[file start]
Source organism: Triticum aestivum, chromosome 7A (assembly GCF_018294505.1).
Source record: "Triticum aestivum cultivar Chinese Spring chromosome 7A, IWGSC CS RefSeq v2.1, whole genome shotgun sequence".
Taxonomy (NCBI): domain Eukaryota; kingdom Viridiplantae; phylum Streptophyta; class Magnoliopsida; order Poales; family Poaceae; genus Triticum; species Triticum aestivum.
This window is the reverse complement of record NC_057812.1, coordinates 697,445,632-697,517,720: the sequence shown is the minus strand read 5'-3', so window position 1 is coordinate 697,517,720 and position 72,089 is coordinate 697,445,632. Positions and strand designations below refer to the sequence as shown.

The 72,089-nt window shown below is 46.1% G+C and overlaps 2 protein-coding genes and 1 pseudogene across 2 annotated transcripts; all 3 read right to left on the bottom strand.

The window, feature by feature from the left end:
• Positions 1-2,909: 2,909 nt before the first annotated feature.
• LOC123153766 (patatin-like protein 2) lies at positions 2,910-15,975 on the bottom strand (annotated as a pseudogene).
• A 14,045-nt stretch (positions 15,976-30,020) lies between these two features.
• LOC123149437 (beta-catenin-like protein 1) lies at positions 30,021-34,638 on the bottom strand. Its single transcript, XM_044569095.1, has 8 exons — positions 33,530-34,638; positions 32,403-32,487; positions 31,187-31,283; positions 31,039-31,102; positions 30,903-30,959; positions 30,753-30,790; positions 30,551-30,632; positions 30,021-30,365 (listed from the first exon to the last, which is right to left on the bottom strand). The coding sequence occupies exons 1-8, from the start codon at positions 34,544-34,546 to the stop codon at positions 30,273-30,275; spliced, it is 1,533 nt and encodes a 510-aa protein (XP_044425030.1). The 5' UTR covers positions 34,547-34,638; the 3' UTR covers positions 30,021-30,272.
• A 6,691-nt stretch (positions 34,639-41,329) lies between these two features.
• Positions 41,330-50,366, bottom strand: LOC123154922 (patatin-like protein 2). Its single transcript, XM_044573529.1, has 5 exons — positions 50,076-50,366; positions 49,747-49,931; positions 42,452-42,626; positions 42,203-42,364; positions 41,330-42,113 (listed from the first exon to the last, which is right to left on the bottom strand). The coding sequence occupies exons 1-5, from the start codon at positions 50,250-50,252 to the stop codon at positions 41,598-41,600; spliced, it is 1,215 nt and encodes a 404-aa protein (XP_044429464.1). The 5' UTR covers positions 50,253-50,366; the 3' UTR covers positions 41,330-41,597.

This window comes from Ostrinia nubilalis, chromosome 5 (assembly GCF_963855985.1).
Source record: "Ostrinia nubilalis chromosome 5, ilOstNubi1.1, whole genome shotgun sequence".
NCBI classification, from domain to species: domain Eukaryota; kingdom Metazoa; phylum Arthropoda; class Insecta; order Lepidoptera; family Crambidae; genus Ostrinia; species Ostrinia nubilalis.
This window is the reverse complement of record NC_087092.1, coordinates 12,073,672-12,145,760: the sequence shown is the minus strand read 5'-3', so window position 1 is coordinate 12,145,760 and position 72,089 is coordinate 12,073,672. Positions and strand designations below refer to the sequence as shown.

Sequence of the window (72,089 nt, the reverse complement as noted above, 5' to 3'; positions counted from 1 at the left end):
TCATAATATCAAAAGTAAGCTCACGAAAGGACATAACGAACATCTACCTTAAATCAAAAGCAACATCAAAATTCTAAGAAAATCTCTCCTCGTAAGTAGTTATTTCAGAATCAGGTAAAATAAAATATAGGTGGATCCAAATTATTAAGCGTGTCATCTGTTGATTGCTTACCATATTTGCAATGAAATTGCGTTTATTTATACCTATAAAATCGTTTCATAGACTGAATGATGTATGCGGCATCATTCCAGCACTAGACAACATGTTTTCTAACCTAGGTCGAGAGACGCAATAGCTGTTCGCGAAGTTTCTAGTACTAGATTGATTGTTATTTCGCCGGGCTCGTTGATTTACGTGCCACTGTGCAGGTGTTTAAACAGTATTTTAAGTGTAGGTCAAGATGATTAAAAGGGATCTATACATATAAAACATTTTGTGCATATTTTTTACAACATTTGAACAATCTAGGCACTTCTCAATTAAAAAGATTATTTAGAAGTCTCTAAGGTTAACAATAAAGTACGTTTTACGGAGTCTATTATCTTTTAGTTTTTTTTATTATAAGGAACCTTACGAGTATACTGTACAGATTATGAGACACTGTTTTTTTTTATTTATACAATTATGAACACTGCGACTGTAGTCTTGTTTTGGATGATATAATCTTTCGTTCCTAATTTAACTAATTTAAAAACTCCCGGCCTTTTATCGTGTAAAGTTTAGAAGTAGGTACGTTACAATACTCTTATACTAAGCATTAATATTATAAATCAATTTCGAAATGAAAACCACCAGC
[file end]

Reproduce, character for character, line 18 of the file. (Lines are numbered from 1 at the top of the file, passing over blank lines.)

TCATAATATCAAAAGTAAGCTCACGAAAGGACATAACGAACATCTACCTTAAATCAAAAGCAACATCAAAATTCTAAGAAAATCTCTCCTCGTAAGTAGTTATTTCAGAATCAGGTAAAATAAAATATAGGTGGATCCAAATTATTAAGCGTGTCATCTGTTGATTGCTTACCATATTTGCAATGAAATTGCGTTTATTTATACCTATAAAATCGTTTCATAGACTGAATGATGTATGCGGCATCATTCCAGCACTAGACAACATGTTTTCTAACCTAGGTCGAGAGACGCAATAGCTGTTCGCGAAGTTTCTAGTACTAGATTGATTGTTATTTCGCCGGGCTCGTTGATTTACGTGCCACTGTGCAGGTGTTTAAACAGTATTTTAAGTGTAGGTCAAGATGATTAAAAGGGATCTATACATATAAAACATTTTGTGCATATTTTTTACAACATTTGAACAATCTAGGCACTTCTCAATTAAAAAGATTATTTAGAAGTCTCTAAGGTTAACAATAAAGTACGTTTTACGGAGTCTATTATCTTTTAGTTTTTTTTATTATAAGGAACCTTACGAGTATACTGTACAGATTATGAGACACTGTTTTTTTTTATTTATACAATTATGAACACTGCGACTGTAGTCTTGTTTTGGATGATATAATCTTTCGTTCCTAATTTAACTAATTTAAAAACTCCCGGCCTTTTATCGTGTAAAGTTTAGAAGTAGGTACGTTACAATACTCTTATACTAAGCATTAATATTATAAATCAATTTCGAAATGAAAACCACCAGC